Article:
2. I was at our Christian school this morning when the students were coming in for their first day of school. As I sat there at the front desk I couldn’t help but notice the many different facial expressions. Some students came bouncing in, confident and with big smiles, some looked a little frightened and shy, and one student even had tears in her eyes. They all were looking for the same thing though – acceptance. Another human being who was excited to see them. Someone who offered comfort or an encouraging word. Someone who might give them a hug, a pat on the the back, or hand. A smile, maybe even a “high five.” They just wanted to know that they mattered and somebody cares. You and Bro. Hyles taught us that by example. You always made us feel loved and that we were of value to God. Thank you once again for loving us and giving of yourselves so selflessly. I love you !


  3. Thank you, Mrs. Hyles, for taking the time to encourage us each week. If there is one thing that I learned from Bro. Hyles was the fact that “I will be a friend to my friends.”…I have tried to do that in my life and be a friend to my friends. I have always felt like once someone is my friend; they are always my friend. It doesn’t make any difference what they say or do…..they are still my friend. I also learned that from you. thank you for your love and friendship all these years. I love you….Joyce


  4. Mrs. Hyles, I am not sure if two comments are allowed. I hope so. As I read your blog today I want to ask you again to consider putting your blogs in book form. Doing the little things can make a difference and maybe a lost lady would pick up and read a book with short chapters and be convicted and get saved. While she might not pick up a book with long chapters. If I am out of line here I am sorry. Love ya, Mrs. Lee Ann Gray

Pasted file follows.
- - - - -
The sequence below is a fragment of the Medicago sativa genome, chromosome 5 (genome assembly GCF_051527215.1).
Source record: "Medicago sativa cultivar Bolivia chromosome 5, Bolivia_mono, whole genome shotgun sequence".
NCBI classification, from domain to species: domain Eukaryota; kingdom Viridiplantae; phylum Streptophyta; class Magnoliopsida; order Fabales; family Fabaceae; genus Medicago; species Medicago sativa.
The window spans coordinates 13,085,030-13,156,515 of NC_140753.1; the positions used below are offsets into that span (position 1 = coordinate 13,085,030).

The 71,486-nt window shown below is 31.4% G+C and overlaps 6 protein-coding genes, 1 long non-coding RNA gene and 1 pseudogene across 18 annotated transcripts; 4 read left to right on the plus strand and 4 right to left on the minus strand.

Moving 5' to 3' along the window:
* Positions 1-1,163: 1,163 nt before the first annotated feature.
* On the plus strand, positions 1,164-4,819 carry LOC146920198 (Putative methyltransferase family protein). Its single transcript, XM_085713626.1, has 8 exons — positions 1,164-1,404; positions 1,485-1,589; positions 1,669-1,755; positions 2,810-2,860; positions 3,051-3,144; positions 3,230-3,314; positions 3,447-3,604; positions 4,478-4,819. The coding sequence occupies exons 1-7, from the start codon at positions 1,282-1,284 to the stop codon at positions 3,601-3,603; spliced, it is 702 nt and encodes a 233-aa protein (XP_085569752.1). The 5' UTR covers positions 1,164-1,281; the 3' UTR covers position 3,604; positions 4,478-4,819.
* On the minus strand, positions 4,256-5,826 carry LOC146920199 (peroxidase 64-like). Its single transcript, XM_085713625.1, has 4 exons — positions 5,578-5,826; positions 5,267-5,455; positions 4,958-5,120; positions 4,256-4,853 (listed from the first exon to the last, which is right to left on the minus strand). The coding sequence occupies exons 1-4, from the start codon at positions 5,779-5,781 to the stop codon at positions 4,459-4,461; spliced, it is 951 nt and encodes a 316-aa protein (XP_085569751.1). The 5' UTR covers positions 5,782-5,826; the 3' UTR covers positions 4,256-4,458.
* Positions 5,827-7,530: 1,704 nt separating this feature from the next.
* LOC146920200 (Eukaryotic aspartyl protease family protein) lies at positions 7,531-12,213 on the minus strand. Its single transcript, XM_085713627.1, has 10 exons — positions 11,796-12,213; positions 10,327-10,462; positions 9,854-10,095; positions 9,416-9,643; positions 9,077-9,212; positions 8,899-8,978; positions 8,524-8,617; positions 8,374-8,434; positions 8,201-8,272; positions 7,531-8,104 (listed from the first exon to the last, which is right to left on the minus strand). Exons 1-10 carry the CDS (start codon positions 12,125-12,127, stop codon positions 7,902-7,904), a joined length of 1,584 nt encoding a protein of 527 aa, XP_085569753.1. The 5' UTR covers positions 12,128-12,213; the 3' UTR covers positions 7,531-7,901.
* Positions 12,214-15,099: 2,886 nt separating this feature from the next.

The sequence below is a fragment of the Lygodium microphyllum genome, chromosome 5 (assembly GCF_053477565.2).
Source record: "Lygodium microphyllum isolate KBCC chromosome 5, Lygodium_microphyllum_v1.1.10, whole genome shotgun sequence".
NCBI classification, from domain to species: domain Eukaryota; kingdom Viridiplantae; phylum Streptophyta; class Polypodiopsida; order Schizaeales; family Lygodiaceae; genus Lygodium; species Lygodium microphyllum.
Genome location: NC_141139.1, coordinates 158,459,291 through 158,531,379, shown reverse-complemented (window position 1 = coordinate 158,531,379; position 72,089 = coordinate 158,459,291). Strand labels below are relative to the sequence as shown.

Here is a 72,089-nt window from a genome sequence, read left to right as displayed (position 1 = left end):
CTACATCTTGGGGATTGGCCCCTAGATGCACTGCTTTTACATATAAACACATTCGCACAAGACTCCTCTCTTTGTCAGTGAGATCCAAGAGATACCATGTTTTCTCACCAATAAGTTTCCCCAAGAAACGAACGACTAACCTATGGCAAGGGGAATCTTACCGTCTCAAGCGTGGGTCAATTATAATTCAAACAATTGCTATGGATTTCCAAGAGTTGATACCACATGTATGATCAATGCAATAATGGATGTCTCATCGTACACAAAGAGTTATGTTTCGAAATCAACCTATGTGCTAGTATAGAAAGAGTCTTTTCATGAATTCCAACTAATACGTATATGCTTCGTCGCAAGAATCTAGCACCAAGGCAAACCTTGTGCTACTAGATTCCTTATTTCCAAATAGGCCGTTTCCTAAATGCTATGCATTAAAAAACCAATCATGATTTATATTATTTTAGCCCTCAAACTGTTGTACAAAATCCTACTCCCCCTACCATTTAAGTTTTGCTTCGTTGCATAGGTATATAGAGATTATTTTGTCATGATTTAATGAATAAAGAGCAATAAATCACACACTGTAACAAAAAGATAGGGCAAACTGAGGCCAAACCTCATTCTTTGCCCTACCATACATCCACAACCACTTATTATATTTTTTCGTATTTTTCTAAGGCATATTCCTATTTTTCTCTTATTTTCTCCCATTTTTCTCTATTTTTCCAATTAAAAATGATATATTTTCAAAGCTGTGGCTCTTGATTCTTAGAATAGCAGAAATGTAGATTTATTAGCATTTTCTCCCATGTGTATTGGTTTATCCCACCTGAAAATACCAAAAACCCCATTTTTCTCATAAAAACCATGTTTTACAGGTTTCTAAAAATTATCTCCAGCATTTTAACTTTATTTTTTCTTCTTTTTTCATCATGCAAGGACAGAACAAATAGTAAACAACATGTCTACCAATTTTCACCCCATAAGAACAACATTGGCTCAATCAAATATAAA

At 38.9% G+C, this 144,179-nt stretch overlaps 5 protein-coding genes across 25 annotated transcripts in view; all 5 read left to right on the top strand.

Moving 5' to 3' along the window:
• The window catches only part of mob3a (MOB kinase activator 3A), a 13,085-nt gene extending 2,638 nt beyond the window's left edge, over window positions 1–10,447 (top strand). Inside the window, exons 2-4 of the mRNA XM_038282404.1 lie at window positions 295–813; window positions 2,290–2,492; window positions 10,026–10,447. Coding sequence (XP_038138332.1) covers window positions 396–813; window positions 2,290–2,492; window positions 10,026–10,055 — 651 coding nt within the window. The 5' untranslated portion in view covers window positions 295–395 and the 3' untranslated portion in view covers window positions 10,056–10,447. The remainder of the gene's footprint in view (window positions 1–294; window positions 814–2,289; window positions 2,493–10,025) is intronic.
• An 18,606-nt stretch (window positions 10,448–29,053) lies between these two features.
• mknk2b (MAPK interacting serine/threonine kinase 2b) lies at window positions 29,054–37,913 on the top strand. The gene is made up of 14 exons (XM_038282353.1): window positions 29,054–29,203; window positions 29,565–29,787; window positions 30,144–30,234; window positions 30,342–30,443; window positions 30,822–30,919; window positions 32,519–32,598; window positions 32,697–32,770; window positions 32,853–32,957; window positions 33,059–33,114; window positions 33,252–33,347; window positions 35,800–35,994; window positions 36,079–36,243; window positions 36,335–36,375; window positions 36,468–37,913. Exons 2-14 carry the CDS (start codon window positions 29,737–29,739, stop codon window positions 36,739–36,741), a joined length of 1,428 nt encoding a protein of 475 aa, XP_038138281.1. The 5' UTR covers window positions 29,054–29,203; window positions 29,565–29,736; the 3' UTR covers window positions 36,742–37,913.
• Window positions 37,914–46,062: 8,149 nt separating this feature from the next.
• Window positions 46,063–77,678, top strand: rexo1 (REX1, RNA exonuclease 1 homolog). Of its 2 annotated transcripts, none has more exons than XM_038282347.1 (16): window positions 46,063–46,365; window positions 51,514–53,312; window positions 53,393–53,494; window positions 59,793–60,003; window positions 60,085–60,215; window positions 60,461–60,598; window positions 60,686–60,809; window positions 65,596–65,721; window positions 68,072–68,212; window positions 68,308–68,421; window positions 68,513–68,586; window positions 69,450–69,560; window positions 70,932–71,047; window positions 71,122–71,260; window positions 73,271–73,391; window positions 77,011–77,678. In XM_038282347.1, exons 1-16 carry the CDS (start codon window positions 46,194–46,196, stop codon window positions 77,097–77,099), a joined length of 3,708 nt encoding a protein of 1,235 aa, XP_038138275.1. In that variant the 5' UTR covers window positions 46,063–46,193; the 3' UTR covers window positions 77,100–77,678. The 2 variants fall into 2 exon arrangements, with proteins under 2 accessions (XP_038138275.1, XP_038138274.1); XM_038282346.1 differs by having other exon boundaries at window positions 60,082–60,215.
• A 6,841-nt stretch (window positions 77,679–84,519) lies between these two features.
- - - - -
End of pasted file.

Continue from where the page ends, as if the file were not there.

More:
5. I LOVE it when you remind us of Bro. Hyles. He lives on in our hearts. Very frequently (almost daily) we recall some story or teaching from him. You are such a blessing, too!! Much love.


  6. Mrs. Hyles, thank you so much for keeping the memory of Bro. Hyles alive. I still miss him terribly, and it is such a comfort to read his wise words. It is like I can hear him speaking. Those years of living and working under his ministry were the best! I am so thankful that I got to sit under his preaching and your teaching at Hylander Wives. Those were very special days for us, and reading your blog each week is like opening a window to the past. I love you and wish you wonderful days!


  7. Thanks again, Mrs. Hyles, for the reminder of our influence. I am humbled often by the “city kids” in my Kids Club class on Wednesday nights, who are like little birds wanting to know more about God, and then so thankful for a chance to play out in a yard with grass! They teach me much, and I am thankful for the teaching you continue to give each of us that we can in turn share with those whom we teach.


  8. Thank you for your lesson today. It made me take stock and think of all I have learned from my husband. We met when we were very young, he was 14 and I was 15. We have been married 49 years this year and I am sad to say I have never taken stock of all the things my husband has taught me. I took some quiet time after reading your blog and lessons from my husband just started flooding thru my mind. What an injustice I have done to Dr. Bob Gray Sr. He is truly a teacher of good things. I am not sure this is what you intended your lesson to teach, but this is the lesson I got. Keep teaching us. God bless, have a good day and love ya. Mrs. Lee Ann Gray


  9. Thank you for sharing this encouragement and this very special memory with us today. I always look forward to my Monday morning blessing!


  10. Good morning! Thanks for the many memories. I have the cute things you gave out in Sunday School class from Hawaii. They are displayed in our “Hawaii” room. I miss you and Bro Hyles. hugs and love to you. Kathie Date: Mon, 25 Aug 2014 12:01:46 +0000 To: